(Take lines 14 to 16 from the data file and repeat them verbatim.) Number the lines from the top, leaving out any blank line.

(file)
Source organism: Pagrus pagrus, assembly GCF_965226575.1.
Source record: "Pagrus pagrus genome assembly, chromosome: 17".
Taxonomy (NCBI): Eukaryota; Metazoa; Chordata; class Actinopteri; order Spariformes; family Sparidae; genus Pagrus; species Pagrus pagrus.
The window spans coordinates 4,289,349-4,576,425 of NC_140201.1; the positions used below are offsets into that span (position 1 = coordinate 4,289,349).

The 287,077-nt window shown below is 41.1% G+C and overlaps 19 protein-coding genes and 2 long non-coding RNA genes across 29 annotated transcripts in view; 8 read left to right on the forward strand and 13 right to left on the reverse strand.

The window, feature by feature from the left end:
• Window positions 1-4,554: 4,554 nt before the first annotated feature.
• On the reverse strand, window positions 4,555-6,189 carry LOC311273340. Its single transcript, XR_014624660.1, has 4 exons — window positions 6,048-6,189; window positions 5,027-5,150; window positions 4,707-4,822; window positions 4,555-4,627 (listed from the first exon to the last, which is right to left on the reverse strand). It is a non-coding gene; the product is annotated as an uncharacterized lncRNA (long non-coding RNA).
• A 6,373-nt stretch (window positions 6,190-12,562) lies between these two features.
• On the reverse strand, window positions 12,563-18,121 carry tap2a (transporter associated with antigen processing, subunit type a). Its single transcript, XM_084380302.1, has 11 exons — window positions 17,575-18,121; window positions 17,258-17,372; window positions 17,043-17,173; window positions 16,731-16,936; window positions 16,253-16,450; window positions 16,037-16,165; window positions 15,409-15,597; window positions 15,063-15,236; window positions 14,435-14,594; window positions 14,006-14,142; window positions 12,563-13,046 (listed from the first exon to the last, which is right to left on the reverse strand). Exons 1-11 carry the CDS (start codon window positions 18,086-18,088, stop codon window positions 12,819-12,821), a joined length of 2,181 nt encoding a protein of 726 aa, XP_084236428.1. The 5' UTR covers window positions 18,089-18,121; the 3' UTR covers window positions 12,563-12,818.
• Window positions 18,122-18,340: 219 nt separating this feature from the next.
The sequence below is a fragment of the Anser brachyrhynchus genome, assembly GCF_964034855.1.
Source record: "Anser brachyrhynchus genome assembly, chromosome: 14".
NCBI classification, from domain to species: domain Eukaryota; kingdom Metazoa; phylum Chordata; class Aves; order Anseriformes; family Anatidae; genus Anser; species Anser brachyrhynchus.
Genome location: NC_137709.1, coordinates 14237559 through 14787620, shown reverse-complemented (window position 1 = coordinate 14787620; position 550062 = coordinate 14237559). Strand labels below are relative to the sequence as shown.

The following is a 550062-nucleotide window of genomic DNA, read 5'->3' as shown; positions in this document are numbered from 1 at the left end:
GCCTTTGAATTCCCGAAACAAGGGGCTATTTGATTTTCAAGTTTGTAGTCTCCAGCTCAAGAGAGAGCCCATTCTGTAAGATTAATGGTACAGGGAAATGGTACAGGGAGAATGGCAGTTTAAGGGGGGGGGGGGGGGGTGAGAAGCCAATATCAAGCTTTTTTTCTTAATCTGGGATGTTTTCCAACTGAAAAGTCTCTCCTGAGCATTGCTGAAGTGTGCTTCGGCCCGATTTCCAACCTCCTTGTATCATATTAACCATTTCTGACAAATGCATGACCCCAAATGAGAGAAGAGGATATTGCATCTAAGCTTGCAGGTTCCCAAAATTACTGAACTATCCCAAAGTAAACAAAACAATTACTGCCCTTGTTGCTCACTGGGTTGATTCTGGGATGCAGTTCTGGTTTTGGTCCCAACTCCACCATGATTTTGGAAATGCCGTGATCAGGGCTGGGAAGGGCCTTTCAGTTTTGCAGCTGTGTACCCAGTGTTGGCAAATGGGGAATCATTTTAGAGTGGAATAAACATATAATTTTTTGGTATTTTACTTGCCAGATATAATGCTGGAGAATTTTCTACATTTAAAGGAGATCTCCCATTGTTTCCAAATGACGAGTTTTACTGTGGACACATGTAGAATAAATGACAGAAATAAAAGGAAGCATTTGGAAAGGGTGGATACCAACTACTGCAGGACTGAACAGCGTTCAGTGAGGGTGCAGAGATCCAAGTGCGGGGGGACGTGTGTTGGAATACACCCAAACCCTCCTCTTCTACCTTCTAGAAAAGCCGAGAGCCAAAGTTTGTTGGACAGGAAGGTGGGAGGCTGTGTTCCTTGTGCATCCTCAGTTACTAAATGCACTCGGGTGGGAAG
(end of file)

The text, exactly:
NCBI classification, from domain to species: domain Eukaryota; kingdom Metazoa; phylum Chordata; class Aves; order Anseriformes; family Anatidae; genus Anser; species Anser brachyrhynchus.
Genome location: NC_137709.1, coordinates 14237559 through 14787620, shown reverse-complemented (window position 1 = coordinate 14787620; position 550062 = coordinate 14237559). Strand labels below are relative to the sequence as shown.

The following is a 550062-nucleotide window of genomic DNA, read 5'->3' as shown; positions in this document are numbered from 1 at the left end: